Originally posted on November 4, 2012
in Cakes,Foam cakes,Recipes,Sponge cake
Sponge cakes are named for their springy texture and airiness. They may be baked in tube pans, loaf pans, sheet pans, layer cake pans, muffin cups and just about any pan you can think of. You can flavor the cakes just about any way you like—they take to all sorts of fillings and frostings. And whipped cream—flavored with vanilla, coffee, chocolate, liqueur—is always a welcome companion.Because we’ll be in the world of foam cakes in the next couple of blog posts, and the techniques to make these cakes are essentially the same, I’ll provide links so that you can review what to do and how to do it at your leisure.
Anytime you have a question, please make a comment at the end of a post and I’ll get back to you as soon as I can.
The recipe here is for Orange Sponge Cake. It has a lovely orange flavor that I get by mashing or pounding the finely grated zest with some granulated sugar. This method extracts as much of the natural oils as possible giving the cake its special taste.
Beat the yolks with the orange sugar and plain granulated sugar until they are thick and pale and form a slowly dissolving ribbon.
Beat in the orange juice, salt, and cake flour.
Whip the whites with the remaining granulated sugar until they form stiff, moist peaks.
Fold the whites and yolks together only until no whites show, transfer to the cake pan, and bake. Note that you put the cake into a cold oven. The oven is not preheated. I bake most of my foam cakes this way because gentle heating allows the air bubbles to expand slowly, and they’ll reach full volume at about the same time that the protein around them sets. Not sure about folding? There’s a detailed explanation in the recipe. Happy baking!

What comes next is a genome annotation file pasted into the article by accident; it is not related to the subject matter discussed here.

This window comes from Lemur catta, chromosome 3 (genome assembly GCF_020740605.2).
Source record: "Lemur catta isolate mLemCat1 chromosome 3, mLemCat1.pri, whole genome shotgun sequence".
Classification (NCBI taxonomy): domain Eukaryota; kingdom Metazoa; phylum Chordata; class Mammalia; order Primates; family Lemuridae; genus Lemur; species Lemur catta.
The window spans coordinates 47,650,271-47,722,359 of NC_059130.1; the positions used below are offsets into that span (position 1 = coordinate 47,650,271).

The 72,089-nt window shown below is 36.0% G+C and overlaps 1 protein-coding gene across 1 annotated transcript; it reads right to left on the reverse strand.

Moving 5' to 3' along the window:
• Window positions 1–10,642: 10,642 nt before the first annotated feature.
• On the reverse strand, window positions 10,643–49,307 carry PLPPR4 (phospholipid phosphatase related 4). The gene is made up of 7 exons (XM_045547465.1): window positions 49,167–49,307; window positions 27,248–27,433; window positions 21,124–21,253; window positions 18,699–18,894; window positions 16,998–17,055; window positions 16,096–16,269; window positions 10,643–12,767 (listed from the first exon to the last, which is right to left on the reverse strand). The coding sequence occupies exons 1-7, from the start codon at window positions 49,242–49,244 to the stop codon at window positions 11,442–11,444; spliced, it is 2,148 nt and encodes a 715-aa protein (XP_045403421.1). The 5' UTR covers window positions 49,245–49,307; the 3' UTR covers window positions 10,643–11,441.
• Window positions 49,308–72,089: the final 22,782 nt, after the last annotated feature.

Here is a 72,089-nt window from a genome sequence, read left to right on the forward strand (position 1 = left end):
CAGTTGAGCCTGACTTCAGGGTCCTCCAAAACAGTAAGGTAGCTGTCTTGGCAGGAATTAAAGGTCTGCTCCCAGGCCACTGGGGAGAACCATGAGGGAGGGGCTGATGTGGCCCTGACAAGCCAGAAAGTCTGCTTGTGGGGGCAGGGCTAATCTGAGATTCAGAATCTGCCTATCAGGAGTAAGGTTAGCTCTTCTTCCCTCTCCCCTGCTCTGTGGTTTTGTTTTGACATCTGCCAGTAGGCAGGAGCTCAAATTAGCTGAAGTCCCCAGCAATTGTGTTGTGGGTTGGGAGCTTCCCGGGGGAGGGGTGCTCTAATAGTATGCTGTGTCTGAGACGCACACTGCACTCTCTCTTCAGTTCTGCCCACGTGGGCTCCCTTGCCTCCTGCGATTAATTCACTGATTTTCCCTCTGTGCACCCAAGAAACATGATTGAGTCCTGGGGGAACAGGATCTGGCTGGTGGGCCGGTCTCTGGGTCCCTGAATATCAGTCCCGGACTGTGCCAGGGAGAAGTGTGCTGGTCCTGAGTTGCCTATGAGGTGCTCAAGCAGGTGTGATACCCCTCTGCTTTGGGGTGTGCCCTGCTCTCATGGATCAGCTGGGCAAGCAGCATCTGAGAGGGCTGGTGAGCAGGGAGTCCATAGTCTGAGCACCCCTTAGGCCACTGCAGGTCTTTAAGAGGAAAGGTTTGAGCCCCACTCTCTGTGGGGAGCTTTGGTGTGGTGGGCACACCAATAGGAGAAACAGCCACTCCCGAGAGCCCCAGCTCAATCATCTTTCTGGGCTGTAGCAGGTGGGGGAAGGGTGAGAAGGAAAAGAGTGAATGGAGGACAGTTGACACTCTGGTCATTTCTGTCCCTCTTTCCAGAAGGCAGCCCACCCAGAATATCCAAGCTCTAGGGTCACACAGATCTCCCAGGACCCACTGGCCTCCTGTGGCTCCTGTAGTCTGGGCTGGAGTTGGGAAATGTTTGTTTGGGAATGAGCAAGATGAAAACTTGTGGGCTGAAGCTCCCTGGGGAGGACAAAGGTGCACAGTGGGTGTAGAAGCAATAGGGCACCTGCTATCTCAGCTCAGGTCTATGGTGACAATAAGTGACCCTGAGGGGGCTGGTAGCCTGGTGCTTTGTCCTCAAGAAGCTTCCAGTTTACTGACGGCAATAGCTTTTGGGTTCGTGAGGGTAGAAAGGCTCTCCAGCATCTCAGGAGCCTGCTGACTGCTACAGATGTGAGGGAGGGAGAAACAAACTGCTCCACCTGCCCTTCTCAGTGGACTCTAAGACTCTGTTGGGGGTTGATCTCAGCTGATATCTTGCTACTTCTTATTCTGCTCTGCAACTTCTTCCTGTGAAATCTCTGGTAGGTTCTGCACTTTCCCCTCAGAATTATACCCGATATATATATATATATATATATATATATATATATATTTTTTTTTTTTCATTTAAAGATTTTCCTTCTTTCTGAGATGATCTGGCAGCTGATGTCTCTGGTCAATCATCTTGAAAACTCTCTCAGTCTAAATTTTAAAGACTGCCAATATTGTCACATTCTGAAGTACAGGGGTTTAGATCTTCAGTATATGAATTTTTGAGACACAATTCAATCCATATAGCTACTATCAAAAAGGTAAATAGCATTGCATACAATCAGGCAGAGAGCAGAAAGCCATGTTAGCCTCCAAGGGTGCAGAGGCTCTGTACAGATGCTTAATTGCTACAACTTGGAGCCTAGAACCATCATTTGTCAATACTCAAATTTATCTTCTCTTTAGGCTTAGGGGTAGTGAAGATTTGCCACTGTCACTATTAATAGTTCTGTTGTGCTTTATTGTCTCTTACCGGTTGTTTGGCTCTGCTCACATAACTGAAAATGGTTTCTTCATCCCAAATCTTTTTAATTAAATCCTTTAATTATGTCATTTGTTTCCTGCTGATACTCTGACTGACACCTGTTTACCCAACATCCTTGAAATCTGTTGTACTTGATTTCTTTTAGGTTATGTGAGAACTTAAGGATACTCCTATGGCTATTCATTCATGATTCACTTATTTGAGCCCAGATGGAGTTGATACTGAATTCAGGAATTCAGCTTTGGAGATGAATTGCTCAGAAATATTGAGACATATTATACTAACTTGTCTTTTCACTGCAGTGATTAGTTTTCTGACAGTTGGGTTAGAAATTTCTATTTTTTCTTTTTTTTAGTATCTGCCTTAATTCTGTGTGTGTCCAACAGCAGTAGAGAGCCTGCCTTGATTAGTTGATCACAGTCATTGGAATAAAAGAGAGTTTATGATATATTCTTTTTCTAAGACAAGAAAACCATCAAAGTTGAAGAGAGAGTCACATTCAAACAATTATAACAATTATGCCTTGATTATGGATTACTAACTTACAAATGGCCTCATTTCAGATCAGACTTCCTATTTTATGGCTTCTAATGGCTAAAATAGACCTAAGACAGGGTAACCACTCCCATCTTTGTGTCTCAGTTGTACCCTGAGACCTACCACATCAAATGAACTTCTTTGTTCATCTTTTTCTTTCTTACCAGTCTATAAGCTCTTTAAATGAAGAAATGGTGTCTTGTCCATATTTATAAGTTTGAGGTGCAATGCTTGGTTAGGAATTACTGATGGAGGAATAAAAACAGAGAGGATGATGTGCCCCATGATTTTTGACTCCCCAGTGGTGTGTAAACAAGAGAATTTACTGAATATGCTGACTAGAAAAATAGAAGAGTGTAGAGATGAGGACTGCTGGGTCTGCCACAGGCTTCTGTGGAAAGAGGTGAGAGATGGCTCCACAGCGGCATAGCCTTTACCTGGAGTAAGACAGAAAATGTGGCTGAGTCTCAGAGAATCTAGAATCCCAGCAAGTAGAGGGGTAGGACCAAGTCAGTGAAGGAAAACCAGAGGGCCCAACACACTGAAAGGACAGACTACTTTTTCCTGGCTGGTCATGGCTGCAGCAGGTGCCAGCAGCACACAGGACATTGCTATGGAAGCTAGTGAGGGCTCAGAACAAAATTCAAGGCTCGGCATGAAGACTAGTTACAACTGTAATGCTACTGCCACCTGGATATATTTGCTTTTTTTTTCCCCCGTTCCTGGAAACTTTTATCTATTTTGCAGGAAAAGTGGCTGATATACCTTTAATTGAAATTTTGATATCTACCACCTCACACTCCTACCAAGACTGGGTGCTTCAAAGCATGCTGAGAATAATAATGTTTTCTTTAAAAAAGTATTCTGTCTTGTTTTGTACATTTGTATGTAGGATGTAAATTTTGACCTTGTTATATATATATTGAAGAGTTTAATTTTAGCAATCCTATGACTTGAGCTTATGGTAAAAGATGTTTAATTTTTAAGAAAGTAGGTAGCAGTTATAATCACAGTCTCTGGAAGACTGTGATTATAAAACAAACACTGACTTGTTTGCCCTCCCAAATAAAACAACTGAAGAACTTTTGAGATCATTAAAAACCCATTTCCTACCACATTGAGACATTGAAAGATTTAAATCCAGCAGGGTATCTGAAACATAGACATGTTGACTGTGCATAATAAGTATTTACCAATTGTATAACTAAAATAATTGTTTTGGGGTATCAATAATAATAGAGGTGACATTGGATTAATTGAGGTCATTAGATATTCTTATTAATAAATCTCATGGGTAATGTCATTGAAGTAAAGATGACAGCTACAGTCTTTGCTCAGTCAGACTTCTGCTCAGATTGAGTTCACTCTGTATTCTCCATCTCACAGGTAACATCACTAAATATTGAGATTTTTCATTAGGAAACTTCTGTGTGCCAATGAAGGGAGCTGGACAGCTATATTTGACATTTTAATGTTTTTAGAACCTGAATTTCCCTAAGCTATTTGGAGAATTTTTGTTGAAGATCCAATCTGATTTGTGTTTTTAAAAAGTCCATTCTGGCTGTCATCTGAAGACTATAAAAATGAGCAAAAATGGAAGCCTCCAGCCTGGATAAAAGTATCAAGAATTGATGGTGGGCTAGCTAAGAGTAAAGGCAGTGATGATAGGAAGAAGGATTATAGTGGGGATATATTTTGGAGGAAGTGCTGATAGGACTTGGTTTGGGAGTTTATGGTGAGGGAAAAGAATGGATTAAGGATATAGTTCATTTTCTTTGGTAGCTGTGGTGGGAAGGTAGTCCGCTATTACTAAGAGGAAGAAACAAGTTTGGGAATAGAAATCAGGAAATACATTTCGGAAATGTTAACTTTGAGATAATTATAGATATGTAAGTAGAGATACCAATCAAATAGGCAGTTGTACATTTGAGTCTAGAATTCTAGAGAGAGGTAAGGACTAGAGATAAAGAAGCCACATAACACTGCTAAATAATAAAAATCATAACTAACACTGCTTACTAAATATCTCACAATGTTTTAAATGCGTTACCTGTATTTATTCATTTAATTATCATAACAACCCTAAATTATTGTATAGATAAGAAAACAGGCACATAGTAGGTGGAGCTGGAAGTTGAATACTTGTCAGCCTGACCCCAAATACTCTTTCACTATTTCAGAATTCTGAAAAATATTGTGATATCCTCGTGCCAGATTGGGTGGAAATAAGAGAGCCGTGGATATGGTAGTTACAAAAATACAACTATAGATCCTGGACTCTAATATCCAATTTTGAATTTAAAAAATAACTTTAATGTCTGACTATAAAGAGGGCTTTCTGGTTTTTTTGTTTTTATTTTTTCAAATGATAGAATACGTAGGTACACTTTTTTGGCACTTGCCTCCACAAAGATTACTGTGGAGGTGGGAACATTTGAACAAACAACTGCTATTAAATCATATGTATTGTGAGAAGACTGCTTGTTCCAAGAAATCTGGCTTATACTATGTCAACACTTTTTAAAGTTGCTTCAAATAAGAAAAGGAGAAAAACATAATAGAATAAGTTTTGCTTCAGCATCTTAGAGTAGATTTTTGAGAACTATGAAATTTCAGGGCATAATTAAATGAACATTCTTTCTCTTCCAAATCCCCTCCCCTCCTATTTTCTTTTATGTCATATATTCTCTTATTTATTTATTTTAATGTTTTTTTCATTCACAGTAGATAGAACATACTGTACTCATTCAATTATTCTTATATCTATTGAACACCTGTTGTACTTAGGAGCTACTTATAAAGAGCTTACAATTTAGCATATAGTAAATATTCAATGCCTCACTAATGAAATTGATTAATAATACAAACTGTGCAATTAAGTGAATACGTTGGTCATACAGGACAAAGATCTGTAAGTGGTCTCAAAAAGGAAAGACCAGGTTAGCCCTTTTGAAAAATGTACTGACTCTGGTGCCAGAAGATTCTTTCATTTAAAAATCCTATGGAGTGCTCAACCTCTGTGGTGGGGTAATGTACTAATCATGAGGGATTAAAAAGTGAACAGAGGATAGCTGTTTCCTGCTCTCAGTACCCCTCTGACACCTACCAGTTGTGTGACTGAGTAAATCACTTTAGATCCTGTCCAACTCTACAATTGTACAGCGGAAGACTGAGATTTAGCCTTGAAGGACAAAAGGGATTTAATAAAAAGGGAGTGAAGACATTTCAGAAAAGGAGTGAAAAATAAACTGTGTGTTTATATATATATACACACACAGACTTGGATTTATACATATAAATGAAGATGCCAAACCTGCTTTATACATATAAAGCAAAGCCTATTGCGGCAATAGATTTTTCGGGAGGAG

Orange Sponge Cake
This light and airy cake is delicious all by itself, but it can also serve as the foundation for other desserts. You can alternate layers of cake and chilled pastry cream or flavored whipped cream in dessert glasses. Top with a fresh berry and you have a practically instant dessert, just like the photo above. Or just serve slices of the cake with dollops of liqueur-flavored whipped cream. Grand Marnier is a good choice.
2 large oranges
1 ½ cups granulated sugar
¼ teaspoon salt
7 large eggs, separated
6 tablespoons orange juice
1 ½ cups sifted cake flour (5 ¼ ounces)
1 teaspoon cream of tartar
• Have ready a two-piece 10 x 4-inch tube pan, preferably with “feet.” The pan may be plain aluminum or non-stick. Adjust an oven rack to the lower third position but do not turn the oven on.
• Remove the zest from both oranges with a microplane. You should have about 2 tablespoons. Set aside ½ cup of the sugar to whip into the whites. In a small mortar with pestle, mash the zest with 3 tablespoons from the 1 cup sugar until the sugar is infused with the oils from the zest. If you don’t have a mortar and pestle, mash the sugar and zests together in a small bowl with a fork.